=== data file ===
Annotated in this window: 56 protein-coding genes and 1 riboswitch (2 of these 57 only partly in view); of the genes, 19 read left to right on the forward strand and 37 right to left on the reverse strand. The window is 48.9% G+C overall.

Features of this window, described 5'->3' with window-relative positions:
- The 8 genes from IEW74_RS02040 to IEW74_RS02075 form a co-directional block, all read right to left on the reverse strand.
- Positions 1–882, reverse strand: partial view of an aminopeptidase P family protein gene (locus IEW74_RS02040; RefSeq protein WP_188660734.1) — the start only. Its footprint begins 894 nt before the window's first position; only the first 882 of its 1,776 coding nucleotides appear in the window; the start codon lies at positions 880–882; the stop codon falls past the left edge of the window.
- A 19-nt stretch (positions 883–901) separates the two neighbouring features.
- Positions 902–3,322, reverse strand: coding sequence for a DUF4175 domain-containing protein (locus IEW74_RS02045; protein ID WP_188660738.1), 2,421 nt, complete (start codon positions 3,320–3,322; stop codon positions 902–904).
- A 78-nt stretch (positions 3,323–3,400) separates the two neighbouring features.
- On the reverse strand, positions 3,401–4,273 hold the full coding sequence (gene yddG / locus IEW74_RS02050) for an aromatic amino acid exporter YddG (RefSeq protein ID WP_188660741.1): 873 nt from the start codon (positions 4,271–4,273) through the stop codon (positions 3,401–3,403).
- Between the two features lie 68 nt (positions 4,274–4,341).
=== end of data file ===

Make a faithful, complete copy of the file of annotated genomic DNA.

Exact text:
Annotated in this window: 56 protein-coding genes and 1 riboswitch (2 of these 57 only partly in view); of the genes, 19 read left to right on the forward strand and 37 right to left on the reverse strand. The window is 48.9% G+C overall.

Features of this window, described 5'->3' with window-relative positions:
- The 8 genes from IEW74_RS02040 to IEW74_RS02075 form a co-directional block, all read right to left on the reverse strand.
- Positions 1–882, reverse strand: partial view of an aminopeptidase P family protein gene (locus IEW74_RS02040; RefSeq protein WP_188660734.1) — the start only. Its footprint begins 894 nt before the window's first position; only the first 882 of its 1,776 coding nucleotides appear in the window; the start codon lies at positions 880–882; the stop codon falls past the left edge of the window.
- A 19-nt stretch (positions 883–901) separates the two neighbouring features.
- Positions 902–3,322, reverse strand: coding sequence for a DUF4175 domain-containing protein (locus IEW74_RS02045; protein ID WP_188660738.1), 2,421 nt, complete (start codon positions 3,320–3,322; stop codon positions 902–904).
- A 78-nt stretch (positions 3,323–3,400) separates the two neighbouring features.
- On the reverse strand, positions 3,401–4,273 hold the full coding sequence (gene yddG / locus IEW74_RS02050) for an aromatic amino acid exporter YddG (RefSeq protein ID WP_188660741.1): 873 nt from the start codon (positions 4,271–4,273) through the stop codon (positions 3,401–3,403).
- Between the two features lie 68 nt (positions 4,274–4,341).